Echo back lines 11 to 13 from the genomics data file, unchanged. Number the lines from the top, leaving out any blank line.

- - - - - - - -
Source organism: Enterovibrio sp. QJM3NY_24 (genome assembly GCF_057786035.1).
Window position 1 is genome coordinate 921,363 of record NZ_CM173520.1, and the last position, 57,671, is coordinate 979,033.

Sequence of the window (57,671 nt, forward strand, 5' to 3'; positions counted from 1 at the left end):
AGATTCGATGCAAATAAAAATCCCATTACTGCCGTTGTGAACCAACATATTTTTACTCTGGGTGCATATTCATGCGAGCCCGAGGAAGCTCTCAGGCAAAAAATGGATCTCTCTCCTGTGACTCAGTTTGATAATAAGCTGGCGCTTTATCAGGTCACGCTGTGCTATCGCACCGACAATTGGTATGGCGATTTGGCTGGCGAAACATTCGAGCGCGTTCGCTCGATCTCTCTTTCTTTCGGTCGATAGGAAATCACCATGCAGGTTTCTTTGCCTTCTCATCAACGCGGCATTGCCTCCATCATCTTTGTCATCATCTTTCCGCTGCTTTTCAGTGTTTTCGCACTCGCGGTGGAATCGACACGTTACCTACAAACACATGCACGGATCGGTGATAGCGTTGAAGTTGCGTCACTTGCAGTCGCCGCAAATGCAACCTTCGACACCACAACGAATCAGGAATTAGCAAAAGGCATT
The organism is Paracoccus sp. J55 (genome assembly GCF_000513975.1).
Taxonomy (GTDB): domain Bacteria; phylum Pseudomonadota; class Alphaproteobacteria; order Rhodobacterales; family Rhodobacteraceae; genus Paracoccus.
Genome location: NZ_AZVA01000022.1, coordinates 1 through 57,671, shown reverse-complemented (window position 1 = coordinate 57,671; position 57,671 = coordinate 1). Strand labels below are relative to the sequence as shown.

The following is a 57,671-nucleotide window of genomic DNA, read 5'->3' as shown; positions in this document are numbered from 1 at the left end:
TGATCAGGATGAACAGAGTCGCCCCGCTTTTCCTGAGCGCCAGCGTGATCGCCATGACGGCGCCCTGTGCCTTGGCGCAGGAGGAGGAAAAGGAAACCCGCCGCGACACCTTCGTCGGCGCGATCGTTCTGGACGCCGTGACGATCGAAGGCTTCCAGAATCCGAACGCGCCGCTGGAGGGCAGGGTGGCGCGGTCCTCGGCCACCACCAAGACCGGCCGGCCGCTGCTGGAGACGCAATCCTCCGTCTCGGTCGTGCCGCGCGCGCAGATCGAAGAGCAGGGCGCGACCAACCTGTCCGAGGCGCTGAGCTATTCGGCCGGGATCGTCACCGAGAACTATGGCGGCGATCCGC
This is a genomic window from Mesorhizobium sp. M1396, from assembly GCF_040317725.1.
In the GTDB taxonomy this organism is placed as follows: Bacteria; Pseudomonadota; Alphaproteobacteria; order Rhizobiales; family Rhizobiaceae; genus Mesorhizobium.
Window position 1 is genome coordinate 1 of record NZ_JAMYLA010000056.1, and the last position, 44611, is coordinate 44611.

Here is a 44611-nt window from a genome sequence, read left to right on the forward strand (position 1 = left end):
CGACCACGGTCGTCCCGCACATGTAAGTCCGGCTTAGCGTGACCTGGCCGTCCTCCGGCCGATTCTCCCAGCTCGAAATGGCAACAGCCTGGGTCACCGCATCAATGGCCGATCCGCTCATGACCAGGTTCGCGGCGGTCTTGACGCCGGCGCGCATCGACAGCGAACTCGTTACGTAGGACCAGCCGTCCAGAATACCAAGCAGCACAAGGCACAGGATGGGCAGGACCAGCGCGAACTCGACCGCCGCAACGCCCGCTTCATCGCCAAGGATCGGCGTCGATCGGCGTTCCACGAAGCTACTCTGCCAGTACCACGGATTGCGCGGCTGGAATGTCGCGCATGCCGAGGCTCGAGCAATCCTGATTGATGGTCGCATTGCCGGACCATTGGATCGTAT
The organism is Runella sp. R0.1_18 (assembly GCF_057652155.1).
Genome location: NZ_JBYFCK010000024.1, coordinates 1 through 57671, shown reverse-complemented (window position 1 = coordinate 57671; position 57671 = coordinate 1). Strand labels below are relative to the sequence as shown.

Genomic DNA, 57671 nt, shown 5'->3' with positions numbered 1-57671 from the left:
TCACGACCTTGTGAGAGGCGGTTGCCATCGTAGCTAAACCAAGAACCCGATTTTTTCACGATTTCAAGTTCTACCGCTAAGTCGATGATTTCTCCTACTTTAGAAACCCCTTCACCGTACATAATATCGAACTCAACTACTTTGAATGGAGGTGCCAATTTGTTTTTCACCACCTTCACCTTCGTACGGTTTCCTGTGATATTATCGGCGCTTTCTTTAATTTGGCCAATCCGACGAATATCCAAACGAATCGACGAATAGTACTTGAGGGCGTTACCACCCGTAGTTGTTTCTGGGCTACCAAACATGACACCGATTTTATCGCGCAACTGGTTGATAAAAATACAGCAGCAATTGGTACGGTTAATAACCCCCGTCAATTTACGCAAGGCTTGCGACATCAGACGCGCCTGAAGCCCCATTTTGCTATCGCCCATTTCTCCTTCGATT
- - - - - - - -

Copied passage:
In the GTDB taxonomy this organism is placed as follows: Bacteria; Pseudomonadota; Alphaproteobacteria; order Rhizobiales; family Rhizobiaceae; genus Mesorhizobium.
Window position 1 is genome coordinate 1 of record NZ_JAMYLA010000056.1, and the last position, 44611, is coordinate 44611.

Here is a 44611-nt window from a genome sequence, read left to right on the forward strand (position 1 = left end):